"To be sure, this journal reflects on the state of mind of its writer, as well as on the conditions under which it was written and, more generally, on the emergence of this shameful secret," as critic András Kardos notes. Yes; and thus Esterházy’s novel is, in the first approach, indubitably a gesture this side of literature, one where ethics precedes the poetical approach. The book is a dramatic play of condemnation and forgiveness, with the former usually gaining the upper hand. Esterházy goes so far as to suggest that the crucial event that happened once and is re-happening now determines everything. "Along with my father I am losing my language. A neat thought, pure coquetterie. Not to mention the fact that I am not losing my father – he is there; he is the one who is there. It is not even a new father – after all, I have claimed so many times in speech and writing alike that I don’t know him, we don’t know him. So there you go! I still don’t know him any better. Not that I believe he might have been able to supply any information… It is not my language I am losing but my name – now, I really am losing that."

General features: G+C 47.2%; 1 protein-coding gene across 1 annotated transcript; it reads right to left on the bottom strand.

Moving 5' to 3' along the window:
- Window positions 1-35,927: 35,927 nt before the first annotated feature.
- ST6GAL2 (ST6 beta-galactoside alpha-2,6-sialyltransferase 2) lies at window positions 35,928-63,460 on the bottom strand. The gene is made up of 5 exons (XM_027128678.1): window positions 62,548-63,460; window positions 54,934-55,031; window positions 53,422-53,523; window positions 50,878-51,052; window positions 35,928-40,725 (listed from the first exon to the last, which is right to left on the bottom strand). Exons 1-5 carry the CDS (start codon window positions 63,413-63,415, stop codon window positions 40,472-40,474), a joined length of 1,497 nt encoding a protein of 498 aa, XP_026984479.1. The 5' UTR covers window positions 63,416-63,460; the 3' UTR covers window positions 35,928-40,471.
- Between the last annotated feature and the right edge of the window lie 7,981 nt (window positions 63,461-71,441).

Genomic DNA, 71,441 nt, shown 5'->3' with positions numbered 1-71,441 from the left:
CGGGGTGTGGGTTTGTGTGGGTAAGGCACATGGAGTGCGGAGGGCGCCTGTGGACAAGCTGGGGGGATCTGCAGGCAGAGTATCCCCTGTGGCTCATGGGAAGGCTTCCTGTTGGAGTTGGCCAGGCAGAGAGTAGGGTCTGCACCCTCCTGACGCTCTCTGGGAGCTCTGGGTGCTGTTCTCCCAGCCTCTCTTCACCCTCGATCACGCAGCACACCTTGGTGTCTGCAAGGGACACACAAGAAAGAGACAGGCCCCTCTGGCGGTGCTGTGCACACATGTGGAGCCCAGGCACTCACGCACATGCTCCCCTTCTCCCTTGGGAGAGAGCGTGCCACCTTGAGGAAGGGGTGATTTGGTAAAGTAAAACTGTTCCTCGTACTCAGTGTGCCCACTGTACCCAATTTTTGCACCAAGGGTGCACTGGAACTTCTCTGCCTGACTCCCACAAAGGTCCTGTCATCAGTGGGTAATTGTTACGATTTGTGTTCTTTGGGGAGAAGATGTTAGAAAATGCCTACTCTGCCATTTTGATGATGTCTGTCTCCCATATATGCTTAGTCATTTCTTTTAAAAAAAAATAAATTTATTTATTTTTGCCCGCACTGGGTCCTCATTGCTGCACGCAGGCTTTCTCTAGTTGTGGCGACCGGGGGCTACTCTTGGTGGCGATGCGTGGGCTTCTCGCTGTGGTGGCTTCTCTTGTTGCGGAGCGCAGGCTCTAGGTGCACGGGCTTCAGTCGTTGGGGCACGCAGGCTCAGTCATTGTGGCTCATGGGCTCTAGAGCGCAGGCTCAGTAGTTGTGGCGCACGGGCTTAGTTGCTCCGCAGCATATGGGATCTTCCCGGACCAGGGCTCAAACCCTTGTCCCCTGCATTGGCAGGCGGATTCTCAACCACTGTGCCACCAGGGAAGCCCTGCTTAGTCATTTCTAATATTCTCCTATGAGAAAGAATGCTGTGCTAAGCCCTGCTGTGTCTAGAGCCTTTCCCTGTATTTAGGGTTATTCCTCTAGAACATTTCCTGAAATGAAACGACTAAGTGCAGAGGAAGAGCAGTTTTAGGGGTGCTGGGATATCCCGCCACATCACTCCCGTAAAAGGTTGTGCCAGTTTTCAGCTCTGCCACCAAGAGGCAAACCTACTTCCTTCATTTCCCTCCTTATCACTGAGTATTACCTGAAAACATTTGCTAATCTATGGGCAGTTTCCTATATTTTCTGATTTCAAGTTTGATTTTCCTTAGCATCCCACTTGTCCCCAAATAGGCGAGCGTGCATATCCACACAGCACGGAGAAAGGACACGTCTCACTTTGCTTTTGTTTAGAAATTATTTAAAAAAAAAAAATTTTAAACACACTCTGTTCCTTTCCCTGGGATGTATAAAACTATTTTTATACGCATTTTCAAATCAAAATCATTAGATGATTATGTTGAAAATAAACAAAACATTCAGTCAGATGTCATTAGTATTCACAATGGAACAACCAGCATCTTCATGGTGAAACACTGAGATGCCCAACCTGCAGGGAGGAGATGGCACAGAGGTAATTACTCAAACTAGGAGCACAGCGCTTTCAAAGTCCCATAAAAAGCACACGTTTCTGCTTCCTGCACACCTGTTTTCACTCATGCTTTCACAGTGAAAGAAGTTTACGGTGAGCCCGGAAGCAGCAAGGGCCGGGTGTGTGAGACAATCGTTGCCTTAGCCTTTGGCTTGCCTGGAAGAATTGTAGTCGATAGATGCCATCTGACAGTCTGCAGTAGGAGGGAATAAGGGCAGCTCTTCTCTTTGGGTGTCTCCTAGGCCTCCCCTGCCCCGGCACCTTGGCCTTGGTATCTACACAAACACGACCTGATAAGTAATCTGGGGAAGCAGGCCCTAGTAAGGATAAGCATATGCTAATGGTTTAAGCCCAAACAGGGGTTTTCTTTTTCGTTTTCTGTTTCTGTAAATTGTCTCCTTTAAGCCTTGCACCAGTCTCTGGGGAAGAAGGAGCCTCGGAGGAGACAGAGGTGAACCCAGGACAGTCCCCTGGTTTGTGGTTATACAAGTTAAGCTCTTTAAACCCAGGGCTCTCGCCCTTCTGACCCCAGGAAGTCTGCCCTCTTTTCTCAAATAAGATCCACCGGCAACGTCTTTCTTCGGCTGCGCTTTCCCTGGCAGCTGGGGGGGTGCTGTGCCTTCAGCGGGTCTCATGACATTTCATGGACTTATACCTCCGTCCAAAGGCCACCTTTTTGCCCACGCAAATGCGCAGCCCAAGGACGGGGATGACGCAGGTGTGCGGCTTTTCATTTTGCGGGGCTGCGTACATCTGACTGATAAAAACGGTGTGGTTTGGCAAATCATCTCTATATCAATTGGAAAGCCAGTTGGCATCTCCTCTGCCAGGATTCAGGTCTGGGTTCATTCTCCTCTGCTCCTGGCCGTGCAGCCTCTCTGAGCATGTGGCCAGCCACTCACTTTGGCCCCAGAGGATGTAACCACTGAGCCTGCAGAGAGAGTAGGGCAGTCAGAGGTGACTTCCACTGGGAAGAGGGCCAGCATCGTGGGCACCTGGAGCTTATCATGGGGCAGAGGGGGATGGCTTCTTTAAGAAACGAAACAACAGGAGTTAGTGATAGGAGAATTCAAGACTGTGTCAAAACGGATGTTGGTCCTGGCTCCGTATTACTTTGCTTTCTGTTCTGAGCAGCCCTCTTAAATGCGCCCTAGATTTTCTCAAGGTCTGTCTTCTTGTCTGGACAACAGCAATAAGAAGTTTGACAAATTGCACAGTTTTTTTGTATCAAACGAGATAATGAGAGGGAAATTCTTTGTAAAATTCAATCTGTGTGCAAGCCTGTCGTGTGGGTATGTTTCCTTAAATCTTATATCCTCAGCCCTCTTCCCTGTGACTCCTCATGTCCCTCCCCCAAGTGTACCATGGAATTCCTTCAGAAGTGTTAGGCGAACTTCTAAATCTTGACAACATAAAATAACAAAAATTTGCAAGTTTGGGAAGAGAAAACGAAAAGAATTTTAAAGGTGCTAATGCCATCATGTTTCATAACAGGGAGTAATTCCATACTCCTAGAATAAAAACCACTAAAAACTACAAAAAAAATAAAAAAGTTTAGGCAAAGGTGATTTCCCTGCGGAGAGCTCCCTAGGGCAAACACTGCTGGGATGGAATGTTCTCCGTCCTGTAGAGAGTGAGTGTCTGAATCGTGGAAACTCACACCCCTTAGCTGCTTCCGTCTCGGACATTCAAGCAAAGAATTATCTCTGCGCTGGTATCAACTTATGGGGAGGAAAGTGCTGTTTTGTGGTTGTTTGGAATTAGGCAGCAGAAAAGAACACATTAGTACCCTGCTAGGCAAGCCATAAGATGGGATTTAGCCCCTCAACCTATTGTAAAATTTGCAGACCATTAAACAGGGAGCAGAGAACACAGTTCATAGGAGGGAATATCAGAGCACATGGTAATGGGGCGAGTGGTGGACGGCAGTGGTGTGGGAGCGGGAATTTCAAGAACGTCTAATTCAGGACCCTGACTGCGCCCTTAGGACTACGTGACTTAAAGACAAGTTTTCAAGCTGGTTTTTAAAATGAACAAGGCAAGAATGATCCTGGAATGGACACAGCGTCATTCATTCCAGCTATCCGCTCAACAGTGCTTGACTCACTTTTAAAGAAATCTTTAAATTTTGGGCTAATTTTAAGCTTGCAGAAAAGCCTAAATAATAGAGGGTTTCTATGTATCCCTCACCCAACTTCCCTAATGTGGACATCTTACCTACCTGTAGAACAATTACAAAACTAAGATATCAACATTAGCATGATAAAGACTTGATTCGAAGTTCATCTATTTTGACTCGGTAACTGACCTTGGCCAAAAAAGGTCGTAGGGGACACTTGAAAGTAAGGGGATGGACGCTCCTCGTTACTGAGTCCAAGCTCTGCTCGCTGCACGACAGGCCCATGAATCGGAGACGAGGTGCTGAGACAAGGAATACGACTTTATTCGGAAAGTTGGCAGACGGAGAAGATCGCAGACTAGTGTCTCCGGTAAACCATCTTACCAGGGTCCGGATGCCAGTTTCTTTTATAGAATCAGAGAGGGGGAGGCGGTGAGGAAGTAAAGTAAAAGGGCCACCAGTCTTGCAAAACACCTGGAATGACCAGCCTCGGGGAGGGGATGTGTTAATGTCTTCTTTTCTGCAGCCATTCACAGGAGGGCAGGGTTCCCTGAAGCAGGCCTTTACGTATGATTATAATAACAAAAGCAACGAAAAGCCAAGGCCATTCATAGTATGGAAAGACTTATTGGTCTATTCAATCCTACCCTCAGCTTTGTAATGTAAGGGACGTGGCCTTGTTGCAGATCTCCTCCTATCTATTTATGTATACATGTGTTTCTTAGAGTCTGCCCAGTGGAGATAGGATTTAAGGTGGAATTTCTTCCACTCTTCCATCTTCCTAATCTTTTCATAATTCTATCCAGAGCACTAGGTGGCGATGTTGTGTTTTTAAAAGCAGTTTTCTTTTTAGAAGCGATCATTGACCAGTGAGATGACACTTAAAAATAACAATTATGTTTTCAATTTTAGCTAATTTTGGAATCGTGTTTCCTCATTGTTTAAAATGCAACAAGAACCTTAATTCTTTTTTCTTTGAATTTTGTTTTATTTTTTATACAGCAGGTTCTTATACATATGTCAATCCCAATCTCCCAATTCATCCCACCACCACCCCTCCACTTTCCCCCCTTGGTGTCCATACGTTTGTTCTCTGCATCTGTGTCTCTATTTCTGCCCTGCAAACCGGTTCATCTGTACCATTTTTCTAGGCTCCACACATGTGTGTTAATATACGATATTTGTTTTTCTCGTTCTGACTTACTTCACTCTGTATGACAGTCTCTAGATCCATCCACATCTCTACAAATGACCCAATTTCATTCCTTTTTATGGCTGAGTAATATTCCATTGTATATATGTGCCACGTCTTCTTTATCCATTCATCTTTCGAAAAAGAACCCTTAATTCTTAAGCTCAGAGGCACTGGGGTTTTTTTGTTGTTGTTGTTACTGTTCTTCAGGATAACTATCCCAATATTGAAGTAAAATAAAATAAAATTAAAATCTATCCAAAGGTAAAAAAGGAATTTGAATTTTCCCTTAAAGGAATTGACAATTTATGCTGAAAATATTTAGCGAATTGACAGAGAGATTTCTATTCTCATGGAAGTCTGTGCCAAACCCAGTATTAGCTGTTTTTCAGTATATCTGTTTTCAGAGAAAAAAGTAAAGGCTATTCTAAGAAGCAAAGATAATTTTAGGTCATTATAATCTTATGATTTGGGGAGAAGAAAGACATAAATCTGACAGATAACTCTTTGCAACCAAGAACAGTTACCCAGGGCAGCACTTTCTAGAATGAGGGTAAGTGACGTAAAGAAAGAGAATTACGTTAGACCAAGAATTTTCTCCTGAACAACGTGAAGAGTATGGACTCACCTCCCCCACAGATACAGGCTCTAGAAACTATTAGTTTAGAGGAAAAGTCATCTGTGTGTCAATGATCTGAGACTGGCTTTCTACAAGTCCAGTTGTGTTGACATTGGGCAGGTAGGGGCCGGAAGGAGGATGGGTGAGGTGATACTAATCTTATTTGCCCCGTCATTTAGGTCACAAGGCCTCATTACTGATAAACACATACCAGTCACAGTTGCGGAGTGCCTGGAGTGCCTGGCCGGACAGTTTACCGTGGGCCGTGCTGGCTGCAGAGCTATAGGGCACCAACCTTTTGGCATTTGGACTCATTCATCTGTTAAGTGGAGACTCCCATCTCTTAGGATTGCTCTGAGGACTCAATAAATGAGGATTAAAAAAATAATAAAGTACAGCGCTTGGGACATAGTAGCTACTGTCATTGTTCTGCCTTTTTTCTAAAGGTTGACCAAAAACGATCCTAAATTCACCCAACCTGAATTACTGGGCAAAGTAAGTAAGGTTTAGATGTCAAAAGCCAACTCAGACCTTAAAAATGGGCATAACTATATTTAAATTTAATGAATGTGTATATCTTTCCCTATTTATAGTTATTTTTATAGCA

It is exactly in this sense that Revised Edition posited a poetic challenge to Esterházy. It surpassed Esterházy’s possibilities to give a literary rendering to a shocking fact (now also a literary fact), namely that Mátyás Esterházy had been an informer. The reason may have been that he found himself in a situation which defeats linguistic erudition. Esterházy had always been known to have a proclivity to tease life, to mock it and turn it inside out with what he called 'ontological cheerfulness.’ Now life suddenly took the pen out of his hand and went on writing the story. To be sure, the author does not fail to reflect on this previously unknown, rather impossible status. He simply reports that the conversation between father and son has ceased. What emerges is an indictment by an author who is a son and who has been left all alone while, beyond doubt, we see the birth of one of the greatest confessions of the age.